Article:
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The Elements and Principles of Design. The Elements of Design. Line, shape & form, texture, space, colour and value are the Elements of Design. The artist uses the elements together to send a visual message. They help to depict the subject matter in a way that expresses the artist’s meaning.

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The Elements and Principles of Design

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The elements of design
The Elements of Design

  • Line, shape & form, texture, space, colour and value are the Elements of Design.

  • The artist uses the elements together to send a visual message. They help to depict the subject matter in a way that expresses the artist’s meaning.


The elements and principles of design
LINE

  • -begins with a dot and creates a path as it moves-can represent different moods


Shape
SHAPE

  • -a line that begins and ends at the same point

  • -2-D only (height and width)

organic

geometric


The elements and principles of design
FORM

  • -3-D (height, width, and depth)

  • -enclosed mass or volume

  • -important for sculptures

organic

geometric


Texture
TEXTURE

  • Real:the feel of an object’s surface – experienced by touch

  • Ex. Sandpaper, leather, tree bark, cotton balls, etc.

  • Simulated: surface has the appearance of being textured but in reality it is smooth – created through the use of colour and value


Space perspective
SPACE: PERSPECTIVE

  • the distance between two points, the illusion of depth

SizeOverlapPlacement

-small = far away-object being blocked-high = far

-large = close uplooks farther away-low = close


Atmospheric perspective
ATMOSPHERIC PERSPECTIVE

  • creating illusion of distance by representing objects further away with less clarity of contour and diminished in colour


Linear perspective
LINEAR PERSPECTIVE

  • all parallel lines receding into the distance are drawn to one or more imaginary vanishing points on the horizon.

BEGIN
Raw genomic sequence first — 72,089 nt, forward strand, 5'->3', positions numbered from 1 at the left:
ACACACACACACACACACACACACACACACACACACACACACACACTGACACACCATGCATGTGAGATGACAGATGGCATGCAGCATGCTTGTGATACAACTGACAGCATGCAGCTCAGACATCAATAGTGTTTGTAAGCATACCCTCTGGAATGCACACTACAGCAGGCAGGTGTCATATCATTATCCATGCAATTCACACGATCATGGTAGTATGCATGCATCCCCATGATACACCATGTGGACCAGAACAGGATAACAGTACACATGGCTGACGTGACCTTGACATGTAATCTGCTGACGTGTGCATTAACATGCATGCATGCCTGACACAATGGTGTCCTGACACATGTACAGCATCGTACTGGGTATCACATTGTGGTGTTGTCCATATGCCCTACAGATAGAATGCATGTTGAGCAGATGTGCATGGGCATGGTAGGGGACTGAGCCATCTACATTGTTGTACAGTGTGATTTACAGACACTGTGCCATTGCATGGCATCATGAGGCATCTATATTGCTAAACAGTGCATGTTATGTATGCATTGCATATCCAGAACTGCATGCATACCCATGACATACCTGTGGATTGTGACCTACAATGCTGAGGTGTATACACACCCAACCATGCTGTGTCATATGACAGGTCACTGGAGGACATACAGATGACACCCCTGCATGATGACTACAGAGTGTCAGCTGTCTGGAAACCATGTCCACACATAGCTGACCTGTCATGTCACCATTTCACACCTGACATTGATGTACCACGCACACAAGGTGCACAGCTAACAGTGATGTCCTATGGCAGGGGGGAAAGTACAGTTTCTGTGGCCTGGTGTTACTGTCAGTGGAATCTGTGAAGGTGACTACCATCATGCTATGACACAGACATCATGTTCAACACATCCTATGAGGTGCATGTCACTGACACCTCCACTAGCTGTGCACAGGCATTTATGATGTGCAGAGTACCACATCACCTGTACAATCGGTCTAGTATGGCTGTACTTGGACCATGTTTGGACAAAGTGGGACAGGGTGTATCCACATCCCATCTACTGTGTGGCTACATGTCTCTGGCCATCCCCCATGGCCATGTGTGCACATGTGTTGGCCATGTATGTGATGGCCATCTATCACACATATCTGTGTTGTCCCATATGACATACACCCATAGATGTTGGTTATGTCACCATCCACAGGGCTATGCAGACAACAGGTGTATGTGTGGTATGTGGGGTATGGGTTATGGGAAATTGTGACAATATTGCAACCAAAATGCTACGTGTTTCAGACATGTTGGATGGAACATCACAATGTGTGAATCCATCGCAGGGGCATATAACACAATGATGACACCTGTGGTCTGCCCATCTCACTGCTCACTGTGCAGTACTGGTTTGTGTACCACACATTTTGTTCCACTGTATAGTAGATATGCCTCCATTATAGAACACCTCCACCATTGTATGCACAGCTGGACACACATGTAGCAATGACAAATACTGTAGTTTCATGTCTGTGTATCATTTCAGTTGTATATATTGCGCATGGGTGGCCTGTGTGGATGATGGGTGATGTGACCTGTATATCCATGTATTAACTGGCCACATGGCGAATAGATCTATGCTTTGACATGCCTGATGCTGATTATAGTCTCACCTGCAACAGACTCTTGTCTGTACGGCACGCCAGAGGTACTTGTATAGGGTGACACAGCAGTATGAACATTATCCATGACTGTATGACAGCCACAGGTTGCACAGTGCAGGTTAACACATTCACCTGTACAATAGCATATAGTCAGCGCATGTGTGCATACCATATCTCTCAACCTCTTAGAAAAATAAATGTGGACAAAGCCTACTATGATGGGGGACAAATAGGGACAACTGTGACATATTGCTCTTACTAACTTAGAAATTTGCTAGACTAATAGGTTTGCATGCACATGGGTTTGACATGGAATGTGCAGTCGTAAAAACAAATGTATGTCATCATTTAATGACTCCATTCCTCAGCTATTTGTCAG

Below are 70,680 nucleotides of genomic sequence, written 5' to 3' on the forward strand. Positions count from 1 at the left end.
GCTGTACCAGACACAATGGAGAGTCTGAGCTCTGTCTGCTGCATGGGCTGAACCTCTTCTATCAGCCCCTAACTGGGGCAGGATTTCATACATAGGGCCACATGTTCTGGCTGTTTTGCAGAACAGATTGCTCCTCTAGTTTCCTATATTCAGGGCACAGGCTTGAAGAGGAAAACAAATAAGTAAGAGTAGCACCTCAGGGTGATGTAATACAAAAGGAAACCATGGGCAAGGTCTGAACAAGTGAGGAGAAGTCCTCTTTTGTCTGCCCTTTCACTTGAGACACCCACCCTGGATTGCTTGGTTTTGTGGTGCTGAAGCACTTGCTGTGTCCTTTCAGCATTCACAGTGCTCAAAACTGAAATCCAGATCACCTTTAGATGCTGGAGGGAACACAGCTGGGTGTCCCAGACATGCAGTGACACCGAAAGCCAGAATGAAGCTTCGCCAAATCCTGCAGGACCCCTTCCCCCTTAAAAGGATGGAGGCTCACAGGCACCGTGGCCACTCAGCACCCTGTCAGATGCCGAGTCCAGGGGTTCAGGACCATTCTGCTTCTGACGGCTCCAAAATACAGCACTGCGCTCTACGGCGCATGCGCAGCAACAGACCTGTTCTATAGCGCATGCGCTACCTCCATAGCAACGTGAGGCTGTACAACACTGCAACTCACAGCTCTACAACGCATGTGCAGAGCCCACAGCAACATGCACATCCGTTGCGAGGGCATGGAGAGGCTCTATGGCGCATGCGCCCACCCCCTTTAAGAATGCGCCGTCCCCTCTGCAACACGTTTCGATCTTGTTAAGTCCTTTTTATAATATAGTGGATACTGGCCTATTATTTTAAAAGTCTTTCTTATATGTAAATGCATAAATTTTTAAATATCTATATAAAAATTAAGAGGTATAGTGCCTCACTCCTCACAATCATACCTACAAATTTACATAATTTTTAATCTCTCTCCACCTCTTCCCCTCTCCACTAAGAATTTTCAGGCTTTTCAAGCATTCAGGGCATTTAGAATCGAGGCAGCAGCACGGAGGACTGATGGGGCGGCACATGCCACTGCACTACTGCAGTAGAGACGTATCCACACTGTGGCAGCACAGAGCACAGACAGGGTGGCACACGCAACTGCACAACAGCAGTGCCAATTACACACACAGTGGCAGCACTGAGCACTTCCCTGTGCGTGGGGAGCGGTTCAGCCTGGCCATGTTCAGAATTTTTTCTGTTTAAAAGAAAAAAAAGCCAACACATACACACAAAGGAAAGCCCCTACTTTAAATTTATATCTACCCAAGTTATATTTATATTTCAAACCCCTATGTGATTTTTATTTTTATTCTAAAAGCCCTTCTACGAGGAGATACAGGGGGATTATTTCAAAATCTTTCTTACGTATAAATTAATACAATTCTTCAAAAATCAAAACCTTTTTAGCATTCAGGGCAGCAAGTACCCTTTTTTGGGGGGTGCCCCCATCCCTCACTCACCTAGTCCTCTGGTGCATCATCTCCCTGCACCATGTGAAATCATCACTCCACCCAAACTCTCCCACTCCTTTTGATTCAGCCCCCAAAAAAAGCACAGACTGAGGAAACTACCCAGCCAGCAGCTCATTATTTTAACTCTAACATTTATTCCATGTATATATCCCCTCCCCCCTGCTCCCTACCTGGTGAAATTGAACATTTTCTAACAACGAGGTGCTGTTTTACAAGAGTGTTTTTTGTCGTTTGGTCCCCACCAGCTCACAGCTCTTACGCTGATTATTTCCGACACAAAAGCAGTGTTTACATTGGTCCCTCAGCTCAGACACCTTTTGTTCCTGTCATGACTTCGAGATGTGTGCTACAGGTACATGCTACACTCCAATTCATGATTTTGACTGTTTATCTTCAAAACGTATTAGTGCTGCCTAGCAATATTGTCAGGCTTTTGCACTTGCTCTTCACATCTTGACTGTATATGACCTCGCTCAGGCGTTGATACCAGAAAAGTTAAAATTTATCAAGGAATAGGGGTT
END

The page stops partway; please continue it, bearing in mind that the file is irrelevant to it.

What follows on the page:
Colour
COLOUR

  • Hue: name of colour “red”

  • Value: dark or light quality of a colour

  • Intensity: brightness/dullness of a colour

  • Primary: red, yellow, blue

  • Secondary: green, orange, purple

  • Intermediate (tertiary): made by mixing one primary and one Secondary (ex. Blue-green)


Colour1
COLOUR

  • Complementary: colours opposite on the colour wheel – red/green, blue/orange, yellow/purple

  • Analogous: colours next to each other on the colour wheel (ex. Red, red-orange, orange)

  • Warm/Cool: warm (red, orange, yellow) colours come forward, cool (blue, green, purple) colours move backward

  • Monochromatic: different values of the same colour (ex. Light blue, blue, dark blue)







Value
VALUE

  • dark or light quality of a colour – to lighten, mix with white, to darken, mix with black.

  • the stronger the contrast, the more dramatic the work

  • light values = high keyed, dark values = low keyed

HIGH KEY

LOW KEY


The principles of design
THE PRINCIPLES OF DESIGN

  • The Principles of Design describe the general ways in which artists arrange the parts of their compositions. These organizers are balance, unity, dominance, variety, pattern, movement and rhythm.


Balance
BALANCE

  • Refers to a way of combining elements to add a feeling of equilibrium or stability to a work of art.


Balance1
BALANCE

Symmetrical – formal, simplest kind,

-designs with two identical halves

Asymmetrical – informal – not the same

on both sides

-large objects are balanced by smaller objects

Radial – organized around a central point

-occurs when objects are positioned around

a centre point (ex. Bike wheel, flower, etc)


Dominance or emphasis
DOMINANCE (OR EMPHASIS)

  • -using opposing sizes, shapes, colours or other elements to place greater attention on certain areas or shapes

  • -other details will appear less important, but still add to the work of art.


Movement
MOVEMENT

  • -used to create the look and feeling of action and to guide the viewer’s eye throughout the work of art.


Rhythm or repetition
RHYTHM (OR REPETITION)

  • -closely related to movement.

  • The placement of repeated elements in a work create a visual tempo or beat.


Pattern
PATTERN

  • -combinations of lines, colours, and shapes used in repeated shapes (like wallpaper)


Variety or contrast
VARIETY (OR CONTRAST)

  • -difference in values, colours, textures and other elements in an artwork to achieve emphasis and interest (the opposite of repetition)


Unity or harmony
UNITY (OR HARMONY)

  • -sense of oneness or wholeness. A single theme using all elements in one pleasing design.

  • -like musical instruments in an orchestra


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